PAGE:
Peak Dandy

I know an awful lot of people who will be upset with this pugnacious little article, but I’m not one of them.

My own brief stay in Dandyland (2004-2007) was an exercise in persona, a foray into the performative, oratorical side of writing (or in my case, carefully-crafted bullshit), which to my mind had been neglected in writerly circles where a strange fixation on authenticity–whatever that means–still holds sway.

I’ve largely kept my distance from the neo-dandy demimonde for almost a decade now (I’ve never been to the Jazz Age Lawn Party events: I’d moved on by the time they came around, and nostalgia was never more than a dirty weekend for me, anyway). However, I do think these kinds of articles are going to become more frequent, because the media probably hit “Peak Dandy” about a year ago. My own early efforts in this realm are all but forgotten (thank goodness), but a few of my friends have helped raise the profile of this trend. And I’m very happy for them: they’ve worked very hard on documenting the denizens of this little world, and have created a beautiful artifact. Their accomplishments are well-deserved.

But this “scene” has probably now reached everyone that could possibly give a damn about it, and I think this passing interest in neo-dandyism is on the far side of the bell curve now–which of course is great news for the real dandies. The general public, who are distracted by petty things like survival, will be oblivious to this momentous rise and fall.

Some rare hothouse flowers will doubtlessly stick with the trend as it declines, in hopes of another ascendancy in the future. The romanticism of such a gesture is somewhat touching, but personally I’ve never been interested in living out my life as a pumpkin growing inside of an empty bottle. There’s a self-amputating severity to dandyism that continues to fascinate me, though. (Not that this article I’m talking about is really about dandyism, mind you. I’m just making hay, as usual.)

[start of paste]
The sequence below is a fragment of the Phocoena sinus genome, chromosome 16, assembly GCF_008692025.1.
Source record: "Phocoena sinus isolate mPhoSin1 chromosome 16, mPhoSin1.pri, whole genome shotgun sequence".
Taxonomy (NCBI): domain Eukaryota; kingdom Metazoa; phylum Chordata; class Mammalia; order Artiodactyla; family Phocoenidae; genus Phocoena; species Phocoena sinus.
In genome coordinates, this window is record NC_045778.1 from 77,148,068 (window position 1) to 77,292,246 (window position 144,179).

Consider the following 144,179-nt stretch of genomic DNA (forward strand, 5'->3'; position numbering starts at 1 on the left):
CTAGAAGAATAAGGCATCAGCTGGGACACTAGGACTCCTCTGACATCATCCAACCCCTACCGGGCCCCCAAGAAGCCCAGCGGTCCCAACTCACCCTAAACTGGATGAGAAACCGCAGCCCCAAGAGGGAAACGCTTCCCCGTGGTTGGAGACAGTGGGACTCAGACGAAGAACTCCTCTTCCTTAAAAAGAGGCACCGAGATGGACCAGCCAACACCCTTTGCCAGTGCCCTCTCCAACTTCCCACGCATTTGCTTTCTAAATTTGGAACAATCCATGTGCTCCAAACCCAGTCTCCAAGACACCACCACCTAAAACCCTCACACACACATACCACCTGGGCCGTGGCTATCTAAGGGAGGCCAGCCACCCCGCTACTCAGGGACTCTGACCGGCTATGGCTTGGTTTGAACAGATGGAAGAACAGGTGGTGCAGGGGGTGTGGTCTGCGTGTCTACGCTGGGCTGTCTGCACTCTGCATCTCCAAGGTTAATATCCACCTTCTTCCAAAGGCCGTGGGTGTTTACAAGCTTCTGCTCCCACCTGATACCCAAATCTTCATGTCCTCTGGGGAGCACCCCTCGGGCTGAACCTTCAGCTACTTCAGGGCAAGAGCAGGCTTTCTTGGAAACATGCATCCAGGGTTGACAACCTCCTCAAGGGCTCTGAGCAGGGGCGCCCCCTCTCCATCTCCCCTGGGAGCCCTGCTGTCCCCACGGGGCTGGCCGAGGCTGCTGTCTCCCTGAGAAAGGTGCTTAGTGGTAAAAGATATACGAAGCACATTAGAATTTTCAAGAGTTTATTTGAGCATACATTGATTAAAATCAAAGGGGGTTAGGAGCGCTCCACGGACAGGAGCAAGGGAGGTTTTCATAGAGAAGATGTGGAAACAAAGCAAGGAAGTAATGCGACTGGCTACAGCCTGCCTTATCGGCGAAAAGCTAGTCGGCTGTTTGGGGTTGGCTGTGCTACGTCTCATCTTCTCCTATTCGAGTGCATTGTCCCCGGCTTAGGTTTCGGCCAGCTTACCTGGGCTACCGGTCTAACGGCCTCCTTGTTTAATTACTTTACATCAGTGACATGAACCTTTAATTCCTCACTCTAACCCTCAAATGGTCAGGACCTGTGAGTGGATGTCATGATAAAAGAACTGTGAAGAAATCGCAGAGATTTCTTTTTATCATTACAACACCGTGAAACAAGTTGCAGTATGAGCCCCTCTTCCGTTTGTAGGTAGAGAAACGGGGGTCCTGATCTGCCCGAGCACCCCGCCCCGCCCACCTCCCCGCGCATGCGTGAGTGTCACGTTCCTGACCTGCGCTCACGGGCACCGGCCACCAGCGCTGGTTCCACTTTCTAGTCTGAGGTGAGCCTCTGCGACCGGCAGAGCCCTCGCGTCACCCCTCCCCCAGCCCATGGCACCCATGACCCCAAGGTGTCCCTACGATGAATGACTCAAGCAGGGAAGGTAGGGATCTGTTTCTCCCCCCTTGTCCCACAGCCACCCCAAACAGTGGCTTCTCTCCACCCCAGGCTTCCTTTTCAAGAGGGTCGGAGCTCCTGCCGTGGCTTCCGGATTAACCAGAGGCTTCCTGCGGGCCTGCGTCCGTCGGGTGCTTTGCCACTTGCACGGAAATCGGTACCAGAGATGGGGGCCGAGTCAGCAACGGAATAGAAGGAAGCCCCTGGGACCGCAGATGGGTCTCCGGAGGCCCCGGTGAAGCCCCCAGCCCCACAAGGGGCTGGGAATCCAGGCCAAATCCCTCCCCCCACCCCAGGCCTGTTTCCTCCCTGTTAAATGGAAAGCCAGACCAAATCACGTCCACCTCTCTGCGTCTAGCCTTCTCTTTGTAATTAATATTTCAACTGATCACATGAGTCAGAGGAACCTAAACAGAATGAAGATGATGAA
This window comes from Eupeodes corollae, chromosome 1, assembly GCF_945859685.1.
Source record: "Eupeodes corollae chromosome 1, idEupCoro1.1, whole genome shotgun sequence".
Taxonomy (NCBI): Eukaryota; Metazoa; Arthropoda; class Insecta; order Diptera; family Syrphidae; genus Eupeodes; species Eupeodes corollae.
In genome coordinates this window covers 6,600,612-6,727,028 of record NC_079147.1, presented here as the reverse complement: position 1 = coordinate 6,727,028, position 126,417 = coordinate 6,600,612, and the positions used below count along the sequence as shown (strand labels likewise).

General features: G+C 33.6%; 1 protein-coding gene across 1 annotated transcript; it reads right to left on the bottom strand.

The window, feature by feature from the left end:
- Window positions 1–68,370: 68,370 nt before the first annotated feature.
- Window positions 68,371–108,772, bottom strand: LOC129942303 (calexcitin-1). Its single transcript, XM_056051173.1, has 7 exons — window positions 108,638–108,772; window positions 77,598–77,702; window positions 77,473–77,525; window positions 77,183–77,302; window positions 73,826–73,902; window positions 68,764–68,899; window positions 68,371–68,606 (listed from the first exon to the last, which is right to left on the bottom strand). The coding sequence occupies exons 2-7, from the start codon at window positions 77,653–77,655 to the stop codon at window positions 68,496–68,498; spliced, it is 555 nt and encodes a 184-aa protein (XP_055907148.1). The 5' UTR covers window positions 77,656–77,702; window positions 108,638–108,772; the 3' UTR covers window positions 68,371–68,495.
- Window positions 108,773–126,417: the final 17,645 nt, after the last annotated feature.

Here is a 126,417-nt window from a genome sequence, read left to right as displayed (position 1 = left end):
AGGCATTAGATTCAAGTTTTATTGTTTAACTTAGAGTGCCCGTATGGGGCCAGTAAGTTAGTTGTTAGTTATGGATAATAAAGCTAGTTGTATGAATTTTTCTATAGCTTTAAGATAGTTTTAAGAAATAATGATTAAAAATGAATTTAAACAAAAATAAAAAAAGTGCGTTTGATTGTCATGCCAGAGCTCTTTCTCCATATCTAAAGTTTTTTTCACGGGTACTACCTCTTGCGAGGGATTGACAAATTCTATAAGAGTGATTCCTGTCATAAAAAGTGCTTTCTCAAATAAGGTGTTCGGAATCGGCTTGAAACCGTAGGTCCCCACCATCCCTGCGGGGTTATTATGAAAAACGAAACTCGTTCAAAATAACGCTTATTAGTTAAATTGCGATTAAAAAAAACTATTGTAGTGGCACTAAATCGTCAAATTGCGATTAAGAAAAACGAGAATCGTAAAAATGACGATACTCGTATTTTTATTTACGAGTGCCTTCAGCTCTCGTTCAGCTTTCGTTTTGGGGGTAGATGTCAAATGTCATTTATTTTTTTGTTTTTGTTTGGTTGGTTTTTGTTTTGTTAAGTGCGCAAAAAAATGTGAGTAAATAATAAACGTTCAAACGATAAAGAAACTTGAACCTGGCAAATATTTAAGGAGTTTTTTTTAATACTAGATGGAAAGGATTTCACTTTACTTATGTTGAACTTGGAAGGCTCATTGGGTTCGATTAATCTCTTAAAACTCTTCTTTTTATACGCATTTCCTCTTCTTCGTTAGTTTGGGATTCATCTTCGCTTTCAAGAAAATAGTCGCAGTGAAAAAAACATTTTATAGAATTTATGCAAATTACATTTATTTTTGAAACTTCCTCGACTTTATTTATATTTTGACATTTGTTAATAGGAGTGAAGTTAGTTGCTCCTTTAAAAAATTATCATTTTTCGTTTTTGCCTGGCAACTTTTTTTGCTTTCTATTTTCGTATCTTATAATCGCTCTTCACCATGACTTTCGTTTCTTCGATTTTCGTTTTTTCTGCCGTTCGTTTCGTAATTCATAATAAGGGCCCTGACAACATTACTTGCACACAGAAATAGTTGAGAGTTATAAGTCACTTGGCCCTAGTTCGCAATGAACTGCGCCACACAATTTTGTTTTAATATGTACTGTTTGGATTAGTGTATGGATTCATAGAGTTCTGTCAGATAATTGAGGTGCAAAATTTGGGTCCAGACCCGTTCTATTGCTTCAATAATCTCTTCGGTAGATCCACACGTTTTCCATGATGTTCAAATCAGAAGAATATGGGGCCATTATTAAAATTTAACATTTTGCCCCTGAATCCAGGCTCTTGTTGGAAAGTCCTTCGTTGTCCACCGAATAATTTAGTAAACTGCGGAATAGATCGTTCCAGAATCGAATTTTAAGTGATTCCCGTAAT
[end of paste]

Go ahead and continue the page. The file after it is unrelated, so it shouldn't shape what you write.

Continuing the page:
I’m hoping for too much out of our beleaguered times, but I’d still like to see alternatives to modern male frumpiness that offer something beyond barbershop quartet costumes, “men’s magazine” luxury douchery, and Pee Wee Herman gear. It’s all good fun, but as a lifestyle it’s all pretty hard to take seriously.

Behind the harsh tone, this article makes a sensible point: express yourself, but don’t wear a costume because it’s corny. Unless your living depends on the continuation of this fad, there’s no need to be defensive. She’s right: it would be nice to have a long-term, everyday alternative to the clownwear on either end of the spectrum (thug chic vs. fop chic). To me, both extremes of this spectrum are expressions of childish decadence.

True-blue eccentrics and practitioners of the grand tradition of Camp should completely disregard this article (you’re glorious), but normal guys wearing an eccentric’s uniform should probably listen up. This article is a bit of tough love: big boy pants are the hot item this year.

Alright: back to things that actually matter. I wish you all a great summer.

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